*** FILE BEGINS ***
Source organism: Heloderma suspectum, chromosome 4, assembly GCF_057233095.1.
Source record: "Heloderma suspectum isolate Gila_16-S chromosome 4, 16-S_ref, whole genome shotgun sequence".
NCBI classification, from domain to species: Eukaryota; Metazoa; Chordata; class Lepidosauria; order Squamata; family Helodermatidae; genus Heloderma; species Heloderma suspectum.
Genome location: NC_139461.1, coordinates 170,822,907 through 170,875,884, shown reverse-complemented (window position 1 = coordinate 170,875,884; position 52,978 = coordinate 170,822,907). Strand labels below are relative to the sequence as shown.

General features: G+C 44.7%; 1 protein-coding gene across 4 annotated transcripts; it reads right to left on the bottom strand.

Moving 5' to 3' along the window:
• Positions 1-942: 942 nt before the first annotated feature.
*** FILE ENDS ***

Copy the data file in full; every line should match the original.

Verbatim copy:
Source organism: Heloderma suspectum, chromosome 4, assembly GCF_057233095.1.
Source record: "Heloderma suspectum isolate Gila_16-S chromosome 4, 16-S_ref, whole genome shotgun sequence".
NCBI classification, from domain to species: Eukaryota; Metazoa; Chordata; class Lepidosauria; order Squamata; family Helodermatidae; genus Heloderma; species Heloderma suspectum.
Genome location: NC_139461.1, coordinates 170,822,907 through 170,875,884, shown reverse-complemented (window position 1 = coordinate 170,875,884; position 52,978 = coordinate 170,822,907). Strand labels below are relative to the sequence as shown.

General features: G+C 44.7%; 1 protein-coding gene across 4 annotated transcripts; it reads right to left on the bottom strand.

Moving 5' to 3' along the window:
• Positions 1-942: 942 nt before the first annotated feature.